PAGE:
It was a day of inconveniences, the kind where you wonder if you’ll be able to get it all done.
Since I was driving out of town the next day, taking my car to the shop for its past due oil change was top priority. The wait was hours long without an appointment (what? they take appointments?!), and I could’ve kicked myself for not bringing work along, or better yet, a book from my never shrinking stack. I called my son to see if he could leave his job to come and get me. He said yes, but even his time was limited, and he didn’t have the extra minutes to run by the grocery store on the way home so I could grab something to cook for dinner.
Influenced by both our year living in Germany (where we biked or walked everywhere) and my husband’s wellness plan at work (that pays us to track health and fitness), I made the decision to have him drop me at Publix and I’d walk home.
While I had mentally calculated the distance between home and Publix – a little more than a mile – I hadn’t factored in July’s stifling heat and humidity. Mylanta, summertime in middle Georgia is a big, fat, steamy sauna.
I crossed the street into my neighborhood, sweat-drenched and questioning my sanity. It had seemed like such a good idea at the time, especially if I wanted to have dinner ready before midnight. Now, I would’ve been happy to troll the pantry and make a meal out of Cream of Mushroom Soup and Ritz Crackers–aren’t they the base of every good casserole, anyway?
About that time I sensed a car approaching from behind, slowing down beside me. I kept a confident and determined stride, staring straight ahead and painted a fiercely intimidating expression on my face (a surefire method for disarming potential kidnappers and murderers). I tried to act like I didn’t notice them…
Which is next to impossible when the window rolls down and you hear a grandmotherly voice call out, “Honey, would you like a ride?”
I turned to my left to see two very senior-to-me citizens, the wife behind the wheel, her husband, a silent partner-in-crime. I shake my head No and say, “Oh, I’m fine…thank you” but I’m guessing the obvious, impending heatstroke belies my words.
She pressed. “I saw you crossing the street with groceries and I knew you weren’t walking for exercise IT’S TOO HOT FOR ANYONE TO BE OUT HERE WALKING…” and she assured me We’re safe! I decided I could take both of them if necessary–I was pretty sure I could knock ’em out with my bag of frozen chicken before they could pull a trigger or wield a knife.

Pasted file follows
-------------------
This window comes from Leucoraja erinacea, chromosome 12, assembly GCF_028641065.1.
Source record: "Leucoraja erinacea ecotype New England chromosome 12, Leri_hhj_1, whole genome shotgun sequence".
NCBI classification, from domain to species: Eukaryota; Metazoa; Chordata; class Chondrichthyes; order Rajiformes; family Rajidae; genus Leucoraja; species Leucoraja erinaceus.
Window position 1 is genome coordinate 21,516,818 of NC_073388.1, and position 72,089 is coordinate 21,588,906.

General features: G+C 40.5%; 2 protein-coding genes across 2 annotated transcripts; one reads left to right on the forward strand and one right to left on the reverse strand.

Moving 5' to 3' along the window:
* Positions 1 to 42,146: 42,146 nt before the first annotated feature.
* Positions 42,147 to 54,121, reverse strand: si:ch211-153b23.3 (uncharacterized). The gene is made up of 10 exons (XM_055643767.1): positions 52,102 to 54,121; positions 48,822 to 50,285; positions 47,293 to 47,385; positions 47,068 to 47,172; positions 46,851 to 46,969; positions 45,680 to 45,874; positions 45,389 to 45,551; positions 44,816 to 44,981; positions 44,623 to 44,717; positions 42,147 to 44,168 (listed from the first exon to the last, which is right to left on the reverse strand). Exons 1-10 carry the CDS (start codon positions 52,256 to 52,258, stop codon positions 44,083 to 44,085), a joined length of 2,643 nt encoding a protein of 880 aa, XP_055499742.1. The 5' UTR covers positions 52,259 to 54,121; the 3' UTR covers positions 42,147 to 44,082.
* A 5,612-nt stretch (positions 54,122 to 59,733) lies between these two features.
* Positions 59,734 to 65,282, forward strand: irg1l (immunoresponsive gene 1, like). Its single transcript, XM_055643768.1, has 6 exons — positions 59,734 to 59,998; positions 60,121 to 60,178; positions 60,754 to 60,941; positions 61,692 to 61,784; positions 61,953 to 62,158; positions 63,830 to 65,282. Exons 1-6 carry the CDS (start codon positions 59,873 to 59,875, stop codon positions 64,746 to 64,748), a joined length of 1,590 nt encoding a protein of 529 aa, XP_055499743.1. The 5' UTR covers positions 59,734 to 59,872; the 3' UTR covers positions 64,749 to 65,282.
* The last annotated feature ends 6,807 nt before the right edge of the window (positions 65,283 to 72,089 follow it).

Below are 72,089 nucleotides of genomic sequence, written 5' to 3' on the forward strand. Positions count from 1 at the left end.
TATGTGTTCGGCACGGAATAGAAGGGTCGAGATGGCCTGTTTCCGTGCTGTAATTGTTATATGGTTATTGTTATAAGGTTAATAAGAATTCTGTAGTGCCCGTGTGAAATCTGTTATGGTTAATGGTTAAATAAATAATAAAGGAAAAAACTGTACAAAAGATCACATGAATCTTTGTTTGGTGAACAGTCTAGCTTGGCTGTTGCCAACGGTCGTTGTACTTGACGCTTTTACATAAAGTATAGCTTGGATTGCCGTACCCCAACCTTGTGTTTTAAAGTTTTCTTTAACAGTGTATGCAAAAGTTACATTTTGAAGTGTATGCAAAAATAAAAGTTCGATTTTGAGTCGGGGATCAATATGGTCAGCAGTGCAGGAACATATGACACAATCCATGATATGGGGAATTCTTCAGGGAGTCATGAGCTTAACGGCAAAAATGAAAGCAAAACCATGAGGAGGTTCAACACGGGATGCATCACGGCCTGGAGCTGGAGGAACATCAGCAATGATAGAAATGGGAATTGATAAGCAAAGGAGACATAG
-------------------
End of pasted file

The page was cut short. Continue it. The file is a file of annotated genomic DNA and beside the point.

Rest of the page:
She was a chatty one, likable in an instant. “We’re Ann and Walt Fellows*,” she began. “I saw you walking and asked Walt if we should offer you a ride, and he said Of course, but you need to be the one to ask ’cause a man might scare her.” I shuffled his sports jacket, a stack of papers, and an iPad to the other side of the back passenger seat, and Ann cranked up the A/C (Hallelujah!). In less than a mile, I learned who they were coming to visit, all the people they knew in the neighborhood, the ages and whereabouts of nieces and nephews, and connections we had in North Carolina and Tennessee.
Amazing, the amount of ground you can cover when you’re going 15mph.
We reached my house all too soon, and Walt chuckled when Ann suggested I tell my husband “two Fellows gave you a ride home today.” Oh, these two are rascals…definitely my kind of people.
As they pulled away from the curb I practically bounced up the stairs to my front door, my heart so very happy from our few minutes together. It occurred to me that I typically limit the definition of hospitality to entertaining people in our home, but what these two strangers taught me is that hospitality can be as much about being as it can be about doing. Dictionary.com defines hospitality as
The Fellows lived the definition of hospitality, and nothing they did had anything to do with their house or food or entertaining me. They were warm and friendly, but beyond that, they identified a need and went out of their way to meet it. They could have easily passed me by (other cars sure did, and I didn’t think twice about it). Instead, they redefined hospitality to me by caring more about others – me! – and were willing to inconvenience themselves.
There’s this beautiful passage in Romans 12 that describes an authentic faith and what love looks like. Included in the calls to action? Share with the Lord’s people who are in need. Practice hospitality (vs 13). The dictionary definition of “practice” is
What I saw in the Fellows is an example of what it must look like when people practice hospitality on a regular basis. Offering me a ride wasn’t anything special to them, but as a recipient of their random act of kindness, my view of hospitality was expanded.
I want to practice hospitality in my home, but I also want to notice others in need and allow my plans to be interrupted to help them out. Sometimes those opportunities come veiled in a storm – a one-two punch in hurricanes Harvey last week and Irma, soon to arrive – but if practicing hospitality becomes our modus operandi and we’re paying attention to the people all around us, we might just become the sort of fellow who’ll pick up a sweaty stranger on the side of the road.
* first names changed